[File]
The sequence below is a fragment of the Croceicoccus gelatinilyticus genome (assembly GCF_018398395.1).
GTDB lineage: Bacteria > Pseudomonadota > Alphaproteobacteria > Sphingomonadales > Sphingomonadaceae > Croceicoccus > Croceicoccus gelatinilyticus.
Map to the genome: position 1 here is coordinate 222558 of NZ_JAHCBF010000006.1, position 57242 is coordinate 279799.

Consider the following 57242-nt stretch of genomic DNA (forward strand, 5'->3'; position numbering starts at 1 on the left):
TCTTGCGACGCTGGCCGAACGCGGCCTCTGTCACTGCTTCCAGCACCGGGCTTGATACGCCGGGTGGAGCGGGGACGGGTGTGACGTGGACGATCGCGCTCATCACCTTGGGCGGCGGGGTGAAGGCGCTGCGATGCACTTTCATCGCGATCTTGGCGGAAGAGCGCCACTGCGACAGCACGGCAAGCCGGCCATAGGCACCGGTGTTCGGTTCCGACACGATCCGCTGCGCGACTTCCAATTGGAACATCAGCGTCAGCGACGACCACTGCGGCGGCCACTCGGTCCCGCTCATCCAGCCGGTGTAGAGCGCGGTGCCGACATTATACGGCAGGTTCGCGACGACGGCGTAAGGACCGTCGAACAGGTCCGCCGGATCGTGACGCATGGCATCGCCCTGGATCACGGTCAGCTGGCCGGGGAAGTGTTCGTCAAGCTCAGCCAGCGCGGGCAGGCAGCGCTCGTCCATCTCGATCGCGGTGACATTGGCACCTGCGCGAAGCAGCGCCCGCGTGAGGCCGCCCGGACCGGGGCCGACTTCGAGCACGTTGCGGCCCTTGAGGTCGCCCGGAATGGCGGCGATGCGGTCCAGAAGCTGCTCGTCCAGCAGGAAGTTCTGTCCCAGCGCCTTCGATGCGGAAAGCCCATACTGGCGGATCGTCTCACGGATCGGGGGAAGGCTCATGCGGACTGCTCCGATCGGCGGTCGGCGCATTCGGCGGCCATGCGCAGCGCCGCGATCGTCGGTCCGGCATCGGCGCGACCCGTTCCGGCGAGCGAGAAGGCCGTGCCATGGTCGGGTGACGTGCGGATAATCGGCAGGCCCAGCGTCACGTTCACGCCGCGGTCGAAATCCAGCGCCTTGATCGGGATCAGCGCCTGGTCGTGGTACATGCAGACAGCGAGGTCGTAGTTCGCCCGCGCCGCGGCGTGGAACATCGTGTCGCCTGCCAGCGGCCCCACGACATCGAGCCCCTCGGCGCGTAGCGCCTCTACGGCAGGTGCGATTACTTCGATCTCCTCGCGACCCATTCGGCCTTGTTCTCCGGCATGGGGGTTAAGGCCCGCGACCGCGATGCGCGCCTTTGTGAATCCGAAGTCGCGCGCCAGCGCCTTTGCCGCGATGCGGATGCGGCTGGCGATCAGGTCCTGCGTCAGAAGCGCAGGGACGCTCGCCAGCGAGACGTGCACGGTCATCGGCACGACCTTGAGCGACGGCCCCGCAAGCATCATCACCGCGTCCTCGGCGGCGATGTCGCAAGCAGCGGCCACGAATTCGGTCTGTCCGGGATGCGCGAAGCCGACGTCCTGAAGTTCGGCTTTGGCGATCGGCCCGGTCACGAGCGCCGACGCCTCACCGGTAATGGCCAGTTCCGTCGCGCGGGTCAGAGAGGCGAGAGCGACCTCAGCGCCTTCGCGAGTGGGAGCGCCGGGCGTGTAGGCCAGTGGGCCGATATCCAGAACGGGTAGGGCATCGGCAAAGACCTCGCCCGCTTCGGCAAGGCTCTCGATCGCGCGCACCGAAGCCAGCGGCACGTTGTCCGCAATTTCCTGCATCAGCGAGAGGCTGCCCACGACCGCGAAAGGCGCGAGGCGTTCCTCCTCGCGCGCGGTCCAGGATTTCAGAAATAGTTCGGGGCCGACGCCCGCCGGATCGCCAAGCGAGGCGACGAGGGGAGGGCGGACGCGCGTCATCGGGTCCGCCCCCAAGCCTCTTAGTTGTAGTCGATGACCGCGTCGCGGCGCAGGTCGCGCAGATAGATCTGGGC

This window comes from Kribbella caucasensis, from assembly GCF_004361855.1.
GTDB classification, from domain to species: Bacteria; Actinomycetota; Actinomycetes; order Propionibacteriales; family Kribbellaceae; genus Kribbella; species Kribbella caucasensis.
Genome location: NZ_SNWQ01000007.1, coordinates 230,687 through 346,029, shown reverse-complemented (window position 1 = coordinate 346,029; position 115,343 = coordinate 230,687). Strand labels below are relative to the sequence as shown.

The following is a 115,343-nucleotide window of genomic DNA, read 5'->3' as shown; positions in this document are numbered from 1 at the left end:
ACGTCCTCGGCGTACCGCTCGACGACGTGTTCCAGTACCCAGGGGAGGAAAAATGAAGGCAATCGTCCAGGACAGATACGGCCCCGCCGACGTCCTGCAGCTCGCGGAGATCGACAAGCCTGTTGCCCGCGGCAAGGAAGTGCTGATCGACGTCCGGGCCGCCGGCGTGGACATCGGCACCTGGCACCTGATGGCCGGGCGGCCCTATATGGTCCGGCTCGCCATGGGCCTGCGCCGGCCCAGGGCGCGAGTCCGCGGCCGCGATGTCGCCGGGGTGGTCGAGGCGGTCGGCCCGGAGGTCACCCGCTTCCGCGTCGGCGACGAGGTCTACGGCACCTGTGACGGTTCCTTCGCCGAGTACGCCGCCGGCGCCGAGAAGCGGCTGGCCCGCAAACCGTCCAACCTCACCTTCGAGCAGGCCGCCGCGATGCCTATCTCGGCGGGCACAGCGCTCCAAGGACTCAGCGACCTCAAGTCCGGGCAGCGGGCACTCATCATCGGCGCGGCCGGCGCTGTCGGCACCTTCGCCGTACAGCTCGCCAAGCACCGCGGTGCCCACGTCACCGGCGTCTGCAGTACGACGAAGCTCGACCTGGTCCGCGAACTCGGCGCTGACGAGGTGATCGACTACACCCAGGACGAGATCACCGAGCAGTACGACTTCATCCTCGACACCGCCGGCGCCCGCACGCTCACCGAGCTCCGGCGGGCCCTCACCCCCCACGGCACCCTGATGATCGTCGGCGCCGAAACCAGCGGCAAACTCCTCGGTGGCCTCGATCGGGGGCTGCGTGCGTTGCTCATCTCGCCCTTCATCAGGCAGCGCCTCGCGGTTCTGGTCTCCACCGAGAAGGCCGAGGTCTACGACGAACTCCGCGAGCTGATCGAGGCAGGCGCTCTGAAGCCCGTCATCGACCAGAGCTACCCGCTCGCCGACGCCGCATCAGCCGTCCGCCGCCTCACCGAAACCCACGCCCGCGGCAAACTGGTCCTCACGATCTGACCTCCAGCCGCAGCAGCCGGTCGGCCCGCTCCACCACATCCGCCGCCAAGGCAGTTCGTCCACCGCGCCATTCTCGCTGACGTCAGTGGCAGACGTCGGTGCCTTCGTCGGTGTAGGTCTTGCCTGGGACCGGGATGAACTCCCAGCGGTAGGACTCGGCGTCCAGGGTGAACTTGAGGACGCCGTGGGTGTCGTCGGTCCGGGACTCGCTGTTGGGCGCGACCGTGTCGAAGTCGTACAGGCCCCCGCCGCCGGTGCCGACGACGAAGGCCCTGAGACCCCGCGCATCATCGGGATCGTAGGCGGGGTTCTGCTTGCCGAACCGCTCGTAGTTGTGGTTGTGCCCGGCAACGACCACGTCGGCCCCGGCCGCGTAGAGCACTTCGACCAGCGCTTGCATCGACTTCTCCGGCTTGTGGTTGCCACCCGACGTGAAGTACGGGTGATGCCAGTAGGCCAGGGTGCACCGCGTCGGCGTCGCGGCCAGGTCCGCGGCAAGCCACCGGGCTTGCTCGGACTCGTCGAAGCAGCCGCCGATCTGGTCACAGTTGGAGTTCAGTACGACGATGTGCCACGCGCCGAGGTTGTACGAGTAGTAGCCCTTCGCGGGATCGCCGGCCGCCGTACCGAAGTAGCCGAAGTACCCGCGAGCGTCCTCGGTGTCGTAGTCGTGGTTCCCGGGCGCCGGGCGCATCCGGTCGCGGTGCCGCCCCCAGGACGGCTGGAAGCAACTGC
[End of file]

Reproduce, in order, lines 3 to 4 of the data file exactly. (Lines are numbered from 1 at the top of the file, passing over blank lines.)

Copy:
Map to the genome: position 1 here is coordinate 222558 of NZ_JAHCBF010000006.1, position 57242 is coordinate 279799.

Consider the following 57242-nt stretch of genomic DNA (forward strand, 5'->3'; position numbering starts at 1 on the left):